"I think there's challenges that present themselves in this Covid era," Root added. "With the games coming around quickly, managing bowlers is going to be quite important. Getting the balance right with a few of them coming back from injury, it's about making the right calls at the right times. We are blessed with a number of guys who haven't played or weren't in the squad who've averaged 20 in the last couple of years in English conditions."
Anderson and Broad have played alongside one another for 116 Tests since 2007-08, claiming 883 wickets in tandem out of a combined total of 1072. But as both men approach the latter stages of their careers, Root conceded that their opportunities to extend that joint record could be limited in the coming months.
"With Stuart and Jimmy, trying to maximise their careers is really important to make sure they are playing for as long as possible," he said. "If that has to be slightly different to how it has been over the last few years, then we might have to think outside the box and not play them in every game or not play them together all the time.
"That is not to say it won't happen again. They are two world-class performers and we are very, very lucky to have them. I think to wish that away early or to push them to one side would be stupid, I really do. [But] I think we've got to deal with it well and be smart with it and we will find opportunities to play other guys, too."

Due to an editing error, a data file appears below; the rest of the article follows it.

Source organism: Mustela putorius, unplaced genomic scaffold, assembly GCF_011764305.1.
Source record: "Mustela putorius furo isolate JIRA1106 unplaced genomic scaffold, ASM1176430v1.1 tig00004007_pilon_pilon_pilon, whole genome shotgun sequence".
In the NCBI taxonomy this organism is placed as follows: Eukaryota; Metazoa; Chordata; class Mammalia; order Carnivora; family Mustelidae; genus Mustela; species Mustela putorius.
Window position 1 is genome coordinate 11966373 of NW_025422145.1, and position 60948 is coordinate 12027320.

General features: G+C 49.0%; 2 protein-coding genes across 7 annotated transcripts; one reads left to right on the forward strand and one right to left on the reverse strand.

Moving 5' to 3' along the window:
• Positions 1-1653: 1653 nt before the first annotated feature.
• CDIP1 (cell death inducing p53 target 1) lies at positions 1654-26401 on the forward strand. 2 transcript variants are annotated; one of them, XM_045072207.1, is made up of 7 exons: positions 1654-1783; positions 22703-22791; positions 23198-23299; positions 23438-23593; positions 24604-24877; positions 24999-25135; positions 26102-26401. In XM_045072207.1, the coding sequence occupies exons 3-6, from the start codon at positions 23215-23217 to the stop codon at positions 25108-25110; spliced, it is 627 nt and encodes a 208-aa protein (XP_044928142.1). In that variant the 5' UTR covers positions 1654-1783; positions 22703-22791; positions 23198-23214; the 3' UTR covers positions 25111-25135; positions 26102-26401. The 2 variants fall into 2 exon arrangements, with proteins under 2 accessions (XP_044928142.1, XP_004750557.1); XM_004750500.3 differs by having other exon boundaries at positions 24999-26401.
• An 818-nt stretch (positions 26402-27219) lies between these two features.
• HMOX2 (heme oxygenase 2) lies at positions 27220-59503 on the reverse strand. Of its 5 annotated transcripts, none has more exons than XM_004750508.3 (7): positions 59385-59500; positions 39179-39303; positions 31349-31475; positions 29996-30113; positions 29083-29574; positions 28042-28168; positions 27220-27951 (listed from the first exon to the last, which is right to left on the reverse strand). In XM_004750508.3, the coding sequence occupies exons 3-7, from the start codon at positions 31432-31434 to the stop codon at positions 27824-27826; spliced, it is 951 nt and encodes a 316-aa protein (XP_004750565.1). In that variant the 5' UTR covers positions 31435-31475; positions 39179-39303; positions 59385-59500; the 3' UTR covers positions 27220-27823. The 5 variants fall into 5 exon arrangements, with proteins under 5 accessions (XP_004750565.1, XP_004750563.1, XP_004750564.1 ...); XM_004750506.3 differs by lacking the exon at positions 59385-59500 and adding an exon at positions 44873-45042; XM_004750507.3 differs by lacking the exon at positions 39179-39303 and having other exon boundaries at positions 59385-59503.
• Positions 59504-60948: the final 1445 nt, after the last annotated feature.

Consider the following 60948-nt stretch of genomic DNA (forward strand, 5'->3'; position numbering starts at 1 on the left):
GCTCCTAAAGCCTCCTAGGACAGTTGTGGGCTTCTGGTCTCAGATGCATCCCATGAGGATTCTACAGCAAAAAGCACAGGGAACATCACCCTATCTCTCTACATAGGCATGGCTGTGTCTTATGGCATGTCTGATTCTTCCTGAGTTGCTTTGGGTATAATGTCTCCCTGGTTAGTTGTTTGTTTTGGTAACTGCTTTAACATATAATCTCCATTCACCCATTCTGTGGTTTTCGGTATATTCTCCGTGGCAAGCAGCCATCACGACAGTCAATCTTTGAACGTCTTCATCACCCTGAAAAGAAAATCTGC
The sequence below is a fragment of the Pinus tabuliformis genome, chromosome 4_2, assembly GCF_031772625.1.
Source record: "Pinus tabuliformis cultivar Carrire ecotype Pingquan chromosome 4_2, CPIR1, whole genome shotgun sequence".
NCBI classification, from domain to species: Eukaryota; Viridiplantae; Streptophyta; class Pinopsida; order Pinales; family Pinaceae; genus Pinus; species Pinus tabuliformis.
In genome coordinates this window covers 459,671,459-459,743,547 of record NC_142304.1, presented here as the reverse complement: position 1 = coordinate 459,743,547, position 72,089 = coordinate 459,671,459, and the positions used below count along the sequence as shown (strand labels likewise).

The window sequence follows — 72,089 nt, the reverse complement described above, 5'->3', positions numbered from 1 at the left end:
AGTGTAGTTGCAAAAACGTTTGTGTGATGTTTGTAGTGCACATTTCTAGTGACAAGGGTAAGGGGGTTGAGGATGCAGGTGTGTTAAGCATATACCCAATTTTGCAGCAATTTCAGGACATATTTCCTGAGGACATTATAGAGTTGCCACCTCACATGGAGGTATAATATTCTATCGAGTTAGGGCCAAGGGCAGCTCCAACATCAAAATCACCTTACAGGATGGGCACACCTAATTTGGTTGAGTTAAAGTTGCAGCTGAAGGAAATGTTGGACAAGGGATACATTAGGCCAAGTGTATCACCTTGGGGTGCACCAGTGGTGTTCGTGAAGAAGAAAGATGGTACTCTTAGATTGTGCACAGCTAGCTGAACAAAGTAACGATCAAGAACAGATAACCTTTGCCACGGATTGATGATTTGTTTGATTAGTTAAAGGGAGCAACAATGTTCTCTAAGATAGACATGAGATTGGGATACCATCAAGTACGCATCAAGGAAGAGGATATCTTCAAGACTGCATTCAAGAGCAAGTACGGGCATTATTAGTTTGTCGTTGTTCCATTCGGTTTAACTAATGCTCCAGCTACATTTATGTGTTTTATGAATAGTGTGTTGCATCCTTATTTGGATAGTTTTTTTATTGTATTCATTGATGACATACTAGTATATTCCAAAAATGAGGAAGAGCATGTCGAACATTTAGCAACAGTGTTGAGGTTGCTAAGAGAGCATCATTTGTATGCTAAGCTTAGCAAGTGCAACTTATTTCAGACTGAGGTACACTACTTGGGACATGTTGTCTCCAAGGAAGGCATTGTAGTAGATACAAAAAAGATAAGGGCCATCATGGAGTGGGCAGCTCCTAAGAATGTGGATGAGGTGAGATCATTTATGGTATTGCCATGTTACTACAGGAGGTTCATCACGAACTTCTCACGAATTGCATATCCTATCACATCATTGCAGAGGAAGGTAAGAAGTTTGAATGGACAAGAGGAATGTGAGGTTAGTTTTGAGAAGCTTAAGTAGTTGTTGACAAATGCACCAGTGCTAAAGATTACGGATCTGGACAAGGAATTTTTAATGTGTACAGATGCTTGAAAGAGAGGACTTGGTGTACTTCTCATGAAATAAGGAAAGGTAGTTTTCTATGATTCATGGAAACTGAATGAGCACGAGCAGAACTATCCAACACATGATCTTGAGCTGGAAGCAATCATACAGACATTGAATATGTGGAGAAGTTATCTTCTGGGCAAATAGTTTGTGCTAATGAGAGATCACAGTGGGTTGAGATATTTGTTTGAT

Root's pre-match press conference was pushed back by 90 minutes, partly to enable the captain to have a bat given the weather restrictions, leading to speculation about England's selection issues. However, all the signs in the build-up to the match had pointed to Denly being dropped. His scores of 18 and 29 at the Ageas Bowl were the 23rd and 24th occasions in 28 Test innings that he has reached double figures, but he has converted those starts to just six fifties in 15 Tests, with a highest score of 94 and an overall average of 29.53.
"Over a period of time Joe has done a brilliant job for us," said Root. "He has helped show the identity of our side, how we want to play moving forward. He has laid the platform for guys behind to go on and make big scores.
"I think he'll be just as frustrated as anyone that he's not managed to quite convert those opportunities," Root added. "But certainly the door's not closed. He's been a big part of our squad for some time now. He gets if he gets an opportunity to come back again, then I'm sure he'll be desperate to take it."
Zak Crawley, by contrast, has improved his career-best score in each of his five Tests to date, and top-scored for England in the first Test with a second-innings 76. At 22, he is a full 12 years younger than Denly, and is set to make his first start for England at No.3, having debuted in New Zealand at No.6, featured as an opener in South Africa, and slotted into Root's No.4 berth at the Ageas Bowl.
"You watch Zak's progression since he's been involved in the team, his game has continued to get stronger," said Root.
England squad for second Test: Joe Root (capt), Jofra Archer, Dominic Bess, Stuart Broad, Rory Burns, Jos Buttler, Zak Crawley, Sam Curran, Ollie Pope, Ollie Robinson, Dom Sibley, Ben Stokes, Chris Woakes.